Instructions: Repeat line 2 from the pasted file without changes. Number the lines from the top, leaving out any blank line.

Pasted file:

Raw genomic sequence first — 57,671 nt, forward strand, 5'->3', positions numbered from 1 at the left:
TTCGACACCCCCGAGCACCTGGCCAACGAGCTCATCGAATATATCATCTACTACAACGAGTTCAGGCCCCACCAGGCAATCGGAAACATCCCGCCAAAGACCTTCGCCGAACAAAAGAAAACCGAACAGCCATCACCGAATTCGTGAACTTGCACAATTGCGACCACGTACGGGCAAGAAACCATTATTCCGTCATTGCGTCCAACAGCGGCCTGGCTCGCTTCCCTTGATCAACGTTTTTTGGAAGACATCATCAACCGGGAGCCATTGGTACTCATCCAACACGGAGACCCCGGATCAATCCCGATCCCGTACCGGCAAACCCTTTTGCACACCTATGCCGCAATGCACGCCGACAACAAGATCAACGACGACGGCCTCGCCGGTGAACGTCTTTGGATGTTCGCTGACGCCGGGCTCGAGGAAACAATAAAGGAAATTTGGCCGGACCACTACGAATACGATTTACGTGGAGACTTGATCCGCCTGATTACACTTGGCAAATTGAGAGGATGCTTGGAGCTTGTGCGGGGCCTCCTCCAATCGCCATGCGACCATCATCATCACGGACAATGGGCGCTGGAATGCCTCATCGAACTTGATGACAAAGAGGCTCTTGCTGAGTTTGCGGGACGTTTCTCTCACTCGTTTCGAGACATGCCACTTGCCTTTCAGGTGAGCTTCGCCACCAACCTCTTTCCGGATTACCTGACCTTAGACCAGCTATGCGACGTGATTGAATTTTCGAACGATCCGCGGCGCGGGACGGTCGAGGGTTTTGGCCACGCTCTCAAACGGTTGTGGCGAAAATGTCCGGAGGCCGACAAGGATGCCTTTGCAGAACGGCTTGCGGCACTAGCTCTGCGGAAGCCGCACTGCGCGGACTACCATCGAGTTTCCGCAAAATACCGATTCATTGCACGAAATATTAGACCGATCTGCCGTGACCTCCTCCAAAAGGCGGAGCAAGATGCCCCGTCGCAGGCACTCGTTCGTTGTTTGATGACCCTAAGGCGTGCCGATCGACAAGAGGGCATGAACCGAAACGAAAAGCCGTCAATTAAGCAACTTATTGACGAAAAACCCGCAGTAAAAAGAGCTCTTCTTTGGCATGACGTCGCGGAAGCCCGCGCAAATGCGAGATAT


TTCGACACCCCCGAGCACCTGGCCAACGAGCTCATCGAATATATCATCTACTACAACGAGTTCAGGCCCCACCAGGCAATCGGAAACATCCCGCCAAAGACCTTCGCCGAACAAAAGAAAACCGAACAGCCATCACCGAATTCGTGAACTTGCACAATTGCGACCACGTACGGGCAAGAAACCATTATTCCGTCATTGCGTCCAACAGCGGCCTGGCTCGCTTCCCTTGATCAACGTTTTTTGGAAGACATCATCAACCGGGAGCCATTGGTACTCATCCAACACGGAGACCCCGGATCAATCCCGATCCCGTACCGGCAAACCCTTTTGCACACCTATGCCGCAATGCACGCCGACAACAAGATCAACGACGACGGCCTCGCCGGTGAACGTCTTTGGATGTTCGCTGACGCCGGGCTCGAGGAAACAATAAAGGAAATTTGGCCGGACCACTACGAATACGATTTACGTGGAGACTTGATCCGCCTGATTACACTTGGCAAATTGAGAGGATGCTTGGAGCTTGTGCGGGGCCTCCTCCAATCGCCATGCGACCATCATCATCACGGACAATGGGCGCTGGAATGCCTCATCGAACTTGATGACAAAGAGGCTCTTGCTGAGTTTGCGGGACGTTTCTCTCACTCGTTTCGAGACATGCCACTTGCCTTTCAGGTGAGCTTCGCCACCAACCTCTTTCCGGATTACCTGACCTTAGACCAGCTATGCGACGTGATTGAATTTTCGAACGATCCGCGGCGCGGGACGGTCGAGGGTTTTGGCCACGCTCTCAAACGGTTGTGGCGAAAATGTCCGGAGGCCGACAAGGATGCCTTTGCAGAACGGCTTGCGGCACTAGCTCTGCGGAAGCCGCACTGCGCGGACTACCATCGAGTTTCCGCAAAATACCGATTCATTGCACGAAATATTAGACCGATCTGCCGTGACCTCCTCCAAAAGGCGGAGCAAGATGCCCCGTCGCAGGCACTCGTTCGTTGTTTGATGACCCTAAGGCGTGCCGATCGACAAGAGGGCATGAACCGAAACGAAAAGCCGTCAATTAAGCAACTTATTGACGAAAAACCCGCAGTAAAAAGAGCTCTTCTTTGGCATGACGTCGCGGAAGCCCGCGCAAATGCGAGATAT